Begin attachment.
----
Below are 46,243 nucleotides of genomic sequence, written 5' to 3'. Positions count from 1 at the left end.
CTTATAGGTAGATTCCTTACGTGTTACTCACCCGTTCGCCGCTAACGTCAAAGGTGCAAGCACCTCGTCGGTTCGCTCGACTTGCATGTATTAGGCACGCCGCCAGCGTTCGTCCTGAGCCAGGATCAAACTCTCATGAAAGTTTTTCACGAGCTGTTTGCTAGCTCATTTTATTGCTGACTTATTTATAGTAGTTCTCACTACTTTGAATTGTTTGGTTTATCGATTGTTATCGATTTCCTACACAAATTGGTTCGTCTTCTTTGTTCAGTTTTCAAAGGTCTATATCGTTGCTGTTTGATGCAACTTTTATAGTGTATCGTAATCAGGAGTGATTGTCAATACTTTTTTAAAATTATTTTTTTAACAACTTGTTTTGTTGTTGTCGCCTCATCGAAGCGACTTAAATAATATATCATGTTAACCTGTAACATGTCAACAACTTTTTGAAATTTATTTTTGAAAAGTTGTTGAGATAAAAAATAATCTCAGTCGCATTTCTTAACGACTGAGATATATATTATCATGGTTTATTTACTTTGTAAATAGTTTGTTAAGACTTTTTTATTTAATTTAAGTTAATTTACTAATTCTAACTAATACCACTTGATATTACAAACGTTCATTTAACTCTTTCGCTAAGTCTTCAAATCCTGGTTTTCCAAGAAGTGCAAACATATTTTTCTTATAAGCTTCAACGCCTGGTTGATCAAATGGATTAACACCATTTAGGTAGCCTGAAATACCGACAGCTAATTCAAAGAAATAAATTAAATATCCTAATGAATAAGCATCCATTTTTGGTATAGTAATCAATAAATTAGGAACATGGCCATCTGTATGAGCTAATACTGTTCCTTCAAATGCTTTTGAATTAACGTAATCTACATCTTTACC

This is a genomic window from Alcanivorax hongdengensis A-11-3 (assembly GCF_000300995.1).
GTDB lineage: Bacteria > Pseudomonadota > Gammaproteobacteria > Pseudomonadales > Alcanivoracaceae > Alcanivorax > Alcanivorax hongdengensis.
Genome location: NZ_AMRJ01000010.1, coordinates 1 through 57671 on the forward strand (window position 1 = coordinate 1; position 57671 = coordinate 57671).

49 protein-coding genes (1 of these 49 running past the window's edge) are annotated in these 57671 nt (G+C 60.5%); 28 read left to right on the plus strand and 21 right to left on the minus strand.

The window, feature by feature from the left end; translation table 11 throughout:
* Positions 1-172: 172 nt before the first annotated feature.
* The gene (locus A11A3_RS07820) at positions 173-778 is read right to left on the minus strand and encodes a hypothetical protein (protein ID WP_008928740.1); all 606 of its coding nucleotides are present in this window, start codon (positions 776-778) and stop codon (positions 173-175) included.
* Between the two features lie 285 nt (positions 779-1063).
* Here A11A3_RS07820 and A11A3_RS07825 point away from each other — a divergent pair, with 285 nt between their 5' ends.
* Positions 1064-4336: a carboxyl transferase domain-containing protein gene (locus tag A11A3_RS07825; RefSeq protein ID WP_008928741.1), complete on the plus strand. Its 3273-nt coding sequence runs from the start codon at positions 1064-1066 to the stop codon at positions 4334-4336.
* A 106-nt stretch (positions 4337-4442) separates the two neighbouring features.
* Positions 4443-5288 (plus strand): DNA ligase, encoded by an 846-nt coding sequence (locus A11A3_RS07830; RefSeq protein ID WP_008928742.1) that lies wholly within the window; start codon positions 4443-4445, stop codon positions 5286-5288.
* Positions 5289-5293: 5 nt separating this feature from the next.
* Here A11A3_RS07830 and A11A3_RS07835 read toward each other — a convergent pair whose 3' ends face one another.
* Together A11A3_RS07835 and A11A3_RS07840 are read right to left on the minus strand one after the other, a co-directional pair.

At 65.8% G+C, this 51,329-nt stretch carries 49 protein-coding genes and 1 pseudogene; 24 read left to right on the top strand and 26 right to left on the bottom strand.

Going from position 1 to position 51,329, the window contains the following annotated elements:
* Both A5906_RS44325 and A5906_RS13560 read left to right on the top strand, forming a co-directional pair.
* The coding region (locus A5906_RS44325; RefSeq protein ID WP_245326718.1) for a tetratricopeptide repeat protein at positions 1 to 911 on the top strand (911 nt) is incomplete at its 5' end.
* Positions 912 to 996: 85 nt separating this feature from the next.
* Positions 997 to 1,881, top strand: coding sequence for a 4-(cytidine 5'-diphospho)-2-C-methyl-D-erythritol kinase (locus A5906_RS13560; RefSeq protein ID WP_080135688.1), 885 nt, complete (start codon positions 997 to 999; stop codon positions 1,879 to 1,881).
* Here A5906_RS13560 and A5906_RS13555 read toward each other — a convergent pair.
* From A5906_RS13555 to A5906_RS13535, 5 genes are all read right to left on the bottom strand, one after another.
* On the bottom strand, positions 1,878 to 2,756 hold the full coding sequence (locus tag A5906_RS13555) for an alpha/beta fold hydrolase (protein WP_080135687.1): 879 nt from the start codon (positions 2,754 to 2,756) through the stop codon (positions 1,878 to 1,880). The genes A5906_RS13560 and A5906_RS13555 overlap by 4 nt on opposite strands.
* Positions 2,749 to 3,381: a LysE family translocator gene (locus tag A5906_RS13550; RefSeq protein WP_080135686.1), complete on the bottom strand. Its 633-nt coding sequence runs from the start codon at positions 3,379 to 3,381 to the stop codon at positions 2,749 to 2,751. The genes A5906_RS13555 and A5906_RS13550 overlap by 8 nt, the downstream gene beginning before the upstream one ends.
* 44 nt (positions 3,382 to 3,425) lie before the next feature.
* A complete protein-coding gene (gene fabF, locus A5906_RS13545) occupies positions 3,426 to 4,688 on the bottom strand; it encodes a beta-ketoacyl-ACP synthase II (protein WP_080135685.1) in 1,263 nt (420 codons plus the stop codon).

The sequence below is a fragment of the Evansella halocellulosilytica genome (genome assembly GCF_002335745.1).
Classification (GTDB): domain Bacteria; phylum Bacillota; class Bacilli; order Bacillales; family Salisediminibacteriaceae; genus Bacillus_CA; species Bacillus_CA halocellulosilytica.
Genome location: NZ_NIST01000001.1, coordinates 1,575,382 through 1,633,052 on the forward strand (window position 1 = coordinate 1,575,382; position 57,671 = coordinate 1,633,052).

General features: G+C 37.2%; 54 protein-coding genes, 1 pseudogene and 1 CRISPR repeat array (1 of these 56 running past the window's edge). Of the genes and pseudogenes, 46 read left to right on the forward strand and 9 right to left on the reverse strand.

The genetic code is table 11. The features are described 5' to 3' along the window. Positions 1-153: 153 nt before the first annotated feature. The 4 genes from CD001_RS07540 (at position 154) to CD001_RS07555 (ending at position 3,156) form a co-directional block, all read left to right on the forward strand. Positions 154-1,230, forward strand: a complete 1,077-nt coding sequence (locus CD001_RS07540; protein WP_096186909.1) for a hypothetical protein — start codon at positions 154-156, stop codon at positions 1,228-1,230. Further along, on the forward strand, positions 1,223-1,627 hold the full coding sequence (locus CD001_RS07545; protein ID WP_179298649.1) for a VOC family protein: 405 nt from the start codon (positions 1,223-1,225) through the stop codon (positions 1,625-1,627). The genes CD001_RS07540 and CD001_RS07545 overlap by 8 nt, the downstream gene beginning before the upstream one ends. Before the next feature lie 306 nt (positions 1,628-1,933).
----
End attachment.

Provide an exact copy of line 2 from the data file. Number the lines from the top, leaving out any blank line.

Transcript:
CTTATAGGTAGATTCCTTACGTGTTACTCACCCGTTCGCCGCTAACGTCAAAGGTGCAAGCACCTCGTCGGTTCGCTCGACTTGCATGTATTAGGCACGCCGCCAGCGTTCGTCCTGAGCCAGGATCAAACTCTCATGAAAGTTTTTCACGAGCTGTTTGCTAGCTCATTTTATTGCTGACTTATTTATAGTAGTTCTCACTACTTTGAATTGTTTGGTTTATCGATTGTTATCGATTTCCTACACAAATTGGTTCGTCTTCTTTGTTCAGTTTTCAAAGGTCTATATCGTTGCTGTTTGATGCAACTTTTATAGTGTATCGTAATCAGGAGTGATTGTCAATACTTTTTTAAAATTATTTTTTTAACAACTTGTTTTGTTGTTGTCGCCTCATCGAAGCGACTTAAATAATATATCATGTTAACCTGTAACATGTCAACAACTTTTTGAAATTTATTTTTGAAAAGTTGTTGAGATAAAAAATAATCTCAGTCGCATTTCTTAACGACTGAGATATATATTATCATGGTTTATTTACTTTGTAAATAGTTTGTTAAGACTTTTTTATTTAATTTAAGTTAATTTACTAATTCTAACTAATACCACTTGATATTACAAACGTTCATTTAACTCTTTCGCTAAGTCTTCAAATCCTGGTTTTCCAAGAAGTGCAAACATATTTTTCTTATAAGCTTCAACGCCTGGTTGATCAAATGGATTAACACCATTTAGGTAGCCTGAAATACCGACAGCTAATTCAAAGAAATAAATTAAATATCCTAATGAATAAGCATCCATTTTTGGTATAGTAATCAATAAATTAGGAACATGGCCATCTGTATGAGCTAATACTGTTCCTTCAAATGCTTTTGAATTAACGTAATCTACATCTTTACC